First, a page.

Sexual harassment at work is not only about men targeting women

hand_Sexual harassment

Ruben Diaz via Flickr (CC BY-NC-SA 2.0)

by Paula McDonald

Some of the most common images we have of sexual harassment are usually a man harassing a woman—think a male boss and female secretary, or male executive and female junior associate. But a recent study I conducted with my colleague Sara Charlesworth found that more than one in ten complaints of sexual harassment at work are reported by men.

The study, published in Work, Employment and Society, analysed sexual harassment complaints lodged with Australian equal opportunity commissions in a six month period, aiming to understand how and why less visible manifestations of workplace sexual harassment occur. The majority of cases (78.4 per cent) were female complaints against males. However, women were accused of sexually harassing men in 5 per cent of cases and men accused other men in 11 per cent of cases.

The study revealed the nature of the complaints, the relative proportion of such complaints compared to the more typical male-on-female harassment, and what workplaces might need to consider in relation to these atypical but not inconsequential forms of gender inequality.

Men were overwhelmingly responsible for sexual harassment against women in the workplace, but men were also the targets of sexual harassment far more commonly than typically assumed by researchers or the community at large. The study shines a light on these less typical manifestations, including sexual harassment by men of other men and by women of men or other women. These forms of sexual harassment are often less visible and may be less understood.

The majority of complaints in all four groups were lodged against alleged harassers employed in a more senior position. This was particularly noticeable in female to female complaints, where nine in ten complaints were made by subordinates against supervisors. Consistent with existing research, in many of these complaints women performed as ‘honorary men’, adopting sexualised banter to maintain authority and ‘fit in’ with the dominant male gender culture.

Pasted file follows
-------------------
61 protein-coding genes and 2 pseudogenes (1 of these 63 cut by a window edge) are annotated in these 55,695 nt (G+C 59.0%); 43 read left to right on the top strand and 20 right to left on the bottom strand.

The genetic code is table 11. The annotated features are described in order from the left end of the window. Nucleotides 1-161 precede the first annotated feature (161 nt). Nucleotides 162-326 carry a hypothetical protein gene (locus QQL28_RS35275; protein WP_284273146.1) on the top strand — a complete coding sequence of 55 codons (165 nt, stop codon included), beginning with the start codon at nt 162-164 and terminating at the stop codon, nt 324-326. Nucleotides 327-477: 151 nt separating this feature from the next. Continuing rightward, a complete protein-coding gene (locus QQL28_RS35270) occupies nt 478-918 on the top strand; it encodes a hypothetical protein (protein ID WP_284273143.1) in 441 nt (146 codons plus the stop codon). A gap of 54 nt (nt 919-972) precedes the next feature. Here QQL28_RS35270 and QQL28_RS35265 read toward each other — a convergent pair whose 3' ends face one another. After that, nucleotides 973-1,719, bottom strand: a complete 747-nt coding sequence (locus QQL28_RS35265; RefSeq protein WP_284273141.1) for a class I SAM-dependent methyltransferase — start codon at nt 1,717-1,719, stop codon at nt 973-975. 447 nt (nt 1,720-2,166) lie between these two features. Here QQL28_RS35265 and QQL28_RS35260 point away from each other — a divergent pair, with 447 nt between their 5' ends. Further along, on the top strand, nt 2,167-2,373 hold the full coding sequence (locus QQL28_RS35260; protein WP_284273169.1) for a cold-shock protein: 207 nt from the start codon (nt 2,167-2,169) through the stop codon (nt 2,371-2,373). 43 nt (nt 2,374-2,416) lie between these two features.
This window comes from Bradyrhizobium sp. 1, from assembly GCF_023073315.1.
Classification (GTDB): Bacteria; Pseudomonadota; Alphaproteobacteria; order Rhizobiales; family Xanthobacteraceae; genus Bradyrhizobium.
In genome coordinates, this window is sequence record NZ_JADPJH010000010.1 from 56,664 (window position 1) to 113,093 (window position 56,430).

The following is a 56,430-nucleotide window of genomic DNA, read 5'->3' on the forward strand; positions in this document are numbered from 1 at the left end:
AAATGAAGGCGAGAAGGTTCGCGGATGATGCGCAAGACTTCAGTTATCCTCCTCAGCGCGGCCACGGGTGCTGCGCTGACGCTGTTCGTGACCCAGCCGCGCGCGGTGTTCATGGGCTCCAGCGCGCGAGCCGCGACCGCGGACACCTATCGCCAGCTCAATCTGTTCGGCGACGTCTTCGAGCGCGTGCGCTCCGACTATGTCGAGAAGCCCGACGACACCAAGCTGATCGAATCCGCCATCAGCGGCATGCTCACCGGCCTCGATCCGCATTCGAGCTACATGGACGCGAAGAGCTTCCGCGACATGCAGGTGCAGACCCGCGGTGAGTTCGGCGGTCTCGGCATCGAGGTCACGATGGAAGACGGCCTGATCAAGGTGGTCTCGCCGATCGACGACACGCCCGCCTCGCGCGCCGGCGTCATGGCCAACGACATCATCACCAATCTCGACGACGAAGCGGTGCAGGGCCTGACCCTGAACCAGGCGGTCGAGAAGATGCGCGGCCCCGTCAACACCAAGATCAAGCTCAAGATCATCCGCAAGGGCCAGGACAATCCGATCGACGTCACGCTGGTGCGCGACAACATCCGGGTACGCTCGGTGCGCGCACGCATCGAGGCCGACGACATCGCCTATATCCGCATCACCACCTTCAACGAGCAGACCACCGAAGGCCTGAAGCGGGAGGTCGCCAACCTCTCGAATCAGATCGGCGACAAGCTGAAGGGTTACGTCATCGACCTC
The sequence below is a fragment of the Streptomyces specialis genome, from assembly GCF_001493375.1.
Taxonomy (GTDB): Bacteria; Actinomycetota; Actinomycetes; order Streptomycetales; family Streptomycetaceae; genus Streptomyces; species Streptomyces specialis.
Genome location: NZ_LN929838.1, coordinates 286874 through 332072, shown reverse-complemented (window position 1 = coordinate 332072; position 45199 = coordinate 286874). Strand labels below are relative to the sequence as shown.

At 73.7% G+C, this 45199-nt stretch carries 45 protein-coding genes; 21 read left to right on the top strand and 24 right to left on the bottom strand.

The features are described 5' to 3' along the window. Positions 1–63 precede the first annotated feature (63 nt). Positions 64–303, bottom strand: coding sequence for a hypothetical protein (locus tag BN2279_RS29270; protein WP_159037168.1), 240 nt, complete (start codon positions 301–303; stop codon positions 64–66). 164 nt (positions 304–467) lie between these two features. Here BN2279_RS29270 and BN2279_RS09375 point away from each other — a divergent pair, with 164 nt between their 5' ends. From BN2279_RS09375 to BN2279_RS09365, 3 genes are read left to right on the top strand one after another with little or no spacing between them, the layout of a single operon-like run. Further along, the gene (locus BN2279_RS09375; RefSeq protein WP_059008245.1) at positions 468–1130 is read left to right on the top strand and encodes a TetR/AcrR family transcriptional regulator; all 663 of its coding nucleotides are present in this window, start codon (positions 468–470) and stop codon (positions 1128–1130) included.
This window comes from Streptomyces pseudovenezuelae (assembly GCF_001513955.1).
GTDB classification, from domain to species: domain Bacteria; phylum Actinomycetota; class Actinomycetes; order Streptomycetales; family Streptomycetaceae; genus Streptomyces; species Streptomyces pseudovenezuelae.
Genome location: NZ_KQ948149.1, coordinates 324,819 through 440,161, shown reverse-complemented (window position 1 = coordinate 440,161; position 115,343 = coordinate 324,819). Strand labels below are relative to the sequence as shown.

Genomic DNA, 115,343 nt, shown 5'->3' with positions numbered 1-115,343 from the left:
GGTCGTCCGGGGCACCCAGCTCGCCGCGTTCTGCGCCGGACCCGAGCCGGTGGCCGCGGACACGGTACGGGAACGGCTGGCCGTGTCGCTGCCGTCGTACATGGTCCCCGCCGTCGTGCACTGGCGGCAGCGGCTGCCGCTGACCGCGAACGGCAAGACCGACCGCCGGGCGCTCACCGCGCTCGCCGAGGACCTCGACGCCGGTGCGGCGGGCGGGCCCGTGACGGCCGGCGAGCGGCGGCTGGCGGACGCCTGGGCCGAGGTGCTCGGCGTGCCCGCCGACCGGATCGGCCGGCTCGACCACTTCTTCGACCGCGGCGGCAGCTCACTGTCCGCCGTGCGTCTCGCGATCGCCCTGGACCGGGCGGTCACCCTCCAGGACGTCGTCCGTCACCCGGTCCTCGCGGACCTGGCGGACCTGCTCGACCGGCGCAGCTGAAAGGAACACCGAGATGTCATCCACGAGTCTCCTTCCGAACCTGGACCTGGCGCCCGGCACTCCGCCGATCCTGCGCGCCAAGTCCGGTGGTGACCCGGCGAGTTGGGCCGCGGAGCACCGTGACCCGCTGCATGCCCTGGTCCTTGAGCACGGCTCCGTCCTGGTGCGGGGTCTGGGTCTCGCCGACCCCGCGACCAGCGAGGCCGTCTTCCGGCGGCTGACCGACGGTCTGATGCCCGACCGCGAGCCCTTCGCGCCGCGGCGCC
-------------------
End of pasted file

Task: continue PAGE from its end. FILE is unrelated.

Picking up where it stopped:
Male-to-male complaints often included homosexual slurs and the questioning of men’s sexuality. Men who were gay, perceived to be gay, or who displayed stereotypically feminine qualities were at greater risk of being targeted. An explanation for male-to-male sexual harassment is related to a power-sex association. This is where male harassers, who would usually pretty upon vulnerable women because it arouses their power concept, may resort to the harassment of vulnerable males in order to activate power.

The complaints across categories were characterised by a wide range of intimidating, offensive physical and non-physical conduct in a variety of workplaces, not only male dominated ones. For example, a male complainant alleged his female manager asked him to lift his shirt and show her his muscles as well as shouting at him and humiliating him in front of co-workers. Another man, working as a machinery operator, alleged his male co-worker called him “princess”, told him to “toughen up” and “get a tiara” and that he would rape him.

The most frequent form of physical harassment reported by 40 per cent of the male-to-female group and around one third of the female-to-female group was unwelcome touching, hugging, cornering or kissing.

The conclusions of the study suggest that sexual harassment functions as a form of patrolling gender borders of the particular norm of masculinity that dominates in a particular workplace. Norms of masculinity can operate quite differently depending on whether the workplace is, for example, a construction site, a police station or a board room.

Ultimately, the study showed that regardless of the sex of the complainant or alleged harasser, sexual harassment causes significant psychological and workplace damage and that it is under-reported compared to its prevalence in workplaces. However, it is also important to have supportive complaints mechanisms in workplaces, including for men, who may find about it more difficult to report sexual harassment.

Paula McDonald is Professor of Work and Organisation at the Queensland University of Technology.

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